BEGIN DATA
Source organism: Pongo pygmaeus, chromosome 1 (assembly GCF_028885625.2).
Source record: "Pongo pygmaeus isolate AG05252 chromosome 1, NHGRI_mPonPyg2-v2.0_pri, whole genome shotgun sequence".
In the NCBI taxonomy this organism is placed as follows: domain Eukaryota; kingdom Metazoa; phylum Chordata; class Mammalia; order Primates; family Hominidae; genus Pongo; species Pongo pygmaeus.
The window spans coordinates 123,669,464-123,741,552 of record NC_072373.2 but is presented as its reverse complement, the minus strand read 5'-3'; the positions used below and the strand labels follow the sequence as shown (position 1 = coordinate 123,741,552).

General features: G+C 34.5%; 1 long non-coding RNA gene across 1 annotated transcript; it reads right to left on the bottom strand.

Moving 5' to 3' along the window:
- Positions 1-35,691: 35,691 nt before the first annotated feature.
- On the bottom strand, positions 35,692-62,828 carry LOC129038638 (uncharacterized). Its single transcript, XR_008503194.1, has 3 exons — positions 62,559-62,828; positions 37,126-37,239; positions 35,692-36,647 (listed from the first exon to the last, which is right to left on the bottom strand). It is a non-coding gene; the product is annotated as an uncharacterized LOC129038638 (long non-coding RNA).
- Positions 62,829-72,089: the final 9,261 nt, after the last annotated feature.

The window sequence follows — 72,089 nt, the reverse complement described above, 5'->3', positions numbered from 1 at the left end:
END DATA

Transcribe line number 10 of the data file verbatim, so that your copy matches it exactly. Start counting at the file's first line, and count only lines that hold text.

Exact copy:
The window sequence follows — 72,089 nt, the reverse complement described above, 5'->3', positions numbered from 1 at the left end: